My Palestinian sympathies have never prevented me from highlighting the plight of any other repressed minority or race, the Jews being no exception. Nor have they discouraged me from publishing Jewish authors whose work I admire. The emotive argument that any critic of Israeli or Zionist policies is an anti-Semite by definition is harder to maintain today when so much recent history has discredited it by illustration. In the 1980s it was still being bandied about by the defenders of Israel. If people wish to maintain the value of words, then they must use them more selectively. For myself, I think my record speaks for itself. Since the beginning of my stewardship, Quartet has published a significant number of books on Jews or by Jewish writers. The list of titles given below is by no means comprehensive regarding our output in that field. However, it should be sufficient to demonstrate to the reader that Quartet is a publishing company totally free of bias. In the end, as the saying goes, ‘Deeds are fruits, words are but leaves.’

Books published by Quartet by Jewish authors or on Jewish topics:

Pearl Abraham, Giving up America and The Romance Reader. Two novels set in the Hasidic communities of 1990s New York State.

Aharon Appelfeld, The Age of Wonders, Bedenheim 1939, For Every Sin, The Healer, The Immortal Bartfuss, Katarina, The Retreat, To the Land of the Reeds and Unto the Soul. Eight novels by one of the most revered writer survivors of the Holocaust. Most of Appelfeld’s stories are set pre-Second World War and describe Jewish communities unaware of or unresponsive to portents of the tragedy that is about to befall them. He never writes directly about the Holocaust and only occasionally about the aftermath (as in Bartfuss).

Giorgio Bassani, Behind the Door, The Garden of the Finzi-Continis, The Heron and The Smell of Hay. Bassani wrote about the highly assimilated Italian Jews, his masterpiece being The Garden of the Finzi-Continis, which tells of the reclusive Finzi-Continis – who open their tennis court to other Jewish young people when the racial laws in Italy exclude them from public courts – and their subsequent wartime fate.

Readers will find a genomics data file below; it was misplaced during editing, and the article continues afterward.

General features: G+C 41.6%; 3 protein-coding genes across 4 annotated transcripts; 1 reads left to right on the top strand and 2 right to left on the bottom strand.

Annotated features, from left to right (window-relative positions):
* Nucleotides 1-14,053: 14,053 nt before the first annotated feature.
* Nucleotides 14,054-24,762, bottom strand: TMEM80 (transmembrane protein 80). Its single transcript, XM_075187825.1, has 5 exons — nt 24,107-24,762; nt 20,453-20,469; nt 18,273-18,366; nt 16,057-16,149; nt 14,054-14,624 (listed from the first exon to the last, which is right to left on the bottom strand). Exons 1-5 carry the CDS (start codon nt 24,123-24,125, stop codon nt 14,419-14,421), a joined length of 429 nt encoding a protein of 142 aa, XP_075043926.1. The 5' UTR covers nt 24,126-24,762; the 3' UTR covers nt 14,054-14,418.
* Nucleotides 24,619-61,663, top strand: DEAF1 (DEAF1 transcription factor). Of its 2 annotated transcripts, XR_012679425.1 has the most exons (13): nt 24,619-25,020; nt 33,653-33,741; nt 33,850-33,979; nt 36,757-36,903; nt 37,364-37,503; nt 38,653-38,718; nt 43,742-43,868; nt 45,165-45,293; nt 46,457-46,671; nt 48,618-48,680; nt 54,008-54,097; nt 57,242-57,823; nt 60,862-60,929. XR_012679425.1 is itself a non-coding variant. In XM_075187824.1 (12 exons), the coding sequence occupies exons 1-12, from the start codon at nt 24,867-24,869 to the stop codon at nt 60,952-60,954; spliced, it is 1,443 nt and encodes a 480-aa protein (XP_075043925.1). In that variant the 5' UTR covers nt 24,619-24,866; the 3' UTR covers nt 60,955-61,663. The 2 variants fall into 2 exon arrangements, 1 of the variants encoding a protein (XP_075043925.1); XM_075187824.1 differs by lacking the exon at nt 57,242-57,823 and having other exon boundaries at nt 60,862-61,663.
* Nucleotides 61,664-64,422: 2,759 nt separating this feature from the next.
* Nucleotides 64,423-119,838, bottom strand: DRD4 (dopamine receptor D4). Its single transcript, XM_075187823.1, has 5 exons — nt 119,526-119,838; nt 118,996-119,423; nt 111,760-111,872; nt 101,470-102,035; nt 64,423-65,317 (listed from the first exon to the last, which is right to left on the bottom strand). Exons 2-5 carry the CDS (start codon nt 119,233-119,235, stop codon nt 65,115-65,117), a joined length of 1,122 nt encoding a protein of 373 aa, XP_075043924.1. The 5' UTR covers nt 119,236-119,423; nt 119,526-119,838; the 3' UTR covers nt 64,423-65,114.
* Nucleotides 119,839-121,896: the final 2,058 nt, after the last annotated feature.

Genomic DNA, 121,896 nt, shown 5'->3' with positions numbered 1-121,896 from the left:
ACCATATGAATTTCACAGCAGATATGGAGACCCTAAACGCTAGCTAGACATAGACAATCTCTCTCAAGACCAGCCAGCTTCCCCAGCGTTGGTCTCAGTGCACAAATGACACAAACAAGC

Lesley Chamberlain, The Secret Artist: A Close Reading of Sigmund Freud. Gentile author on a Jewish subject.

John Colvin, Lions of Judah. Gentile author on a Jewish subject.

Robert Eisenberg, Boychiks in the Hood. Highly entertaining travel book cum history of the Hasidic sects of Europe and North America.

Peter and Leni Gillman, ‘Collar the Lot!’. About the British wartime internment of so-called ‘enemy aliens’, many of whom were Jewish.

Georges-Arthur Goldschmidt, Worlds of Difference. Autobiographical novel about a Jewish child separated from his parents and taken to Switzerland.

Louise Lambrichs, Hannah’s Diary. Novel set in Paris in 1943, in which a Jewish woman feels forced to have an abortion.

Emanuel Litvinoff, Journey through a Small Planet. Memoir about the (Jewish) East End of London at the end of the nineteenth century and in the early twentieth.

Arnost Luśtig, Darkness Has No Shadows, Diamonds of the Night, Dita Saxova, Night and Hope and A Prayer for Katarina Horowitzova. Lustig is another writer survivor, whose work deals much more directly with the Holocaust than Appelfeld’s, with books set in the camps (as in Darkness Has No Shadows) and others examining the plight of the post-war survivors (as in Dita Saxova).

Norman Manea, October Eight o’Clock. Stories about the wartime sufferings of Romanian Jews.

Monica Porter, Deadly Carousel. Biography by a Gentile author of the Hungarian actress and singer Vali Racz, who sheltered Jews during the war.

Giorgio and Nicola Pressburger, The Green Elephant. A Jewish fable.

Milton Shulman, Voltaire, Goldberg and Others. A Jewish joke book.

Abram Tertz, Little Jinx and A Voice from the Chorus. The one a novel by the Soviet dissident, the other his prison notebooks.

Arnold Wesker, The Birth of Shylock and The King’s Daughters. Journals and a short-story collection from the well-known playwright.

Elizabeth Wurtzel, Bitch, The Bitch Rules and Prozac Nation.

Hannele Zurndorfer, The Ninth of November. Autobiography telling of the author’s experiences as a child refugee from Nazi Germany.

As we meet tomorrow at Daunt’s in Marylebone High Street to celebrate the publication of the latest addition to this distinguished list – Nine Love Letters by Gerald Jacobs, the legendary Literary Editor for so many years of the Jewish Chronicle, I must say I feel proud of Quartet’s publishing efforts, especially given the world we are about to face, to bridge barriers and bring greater understanding.

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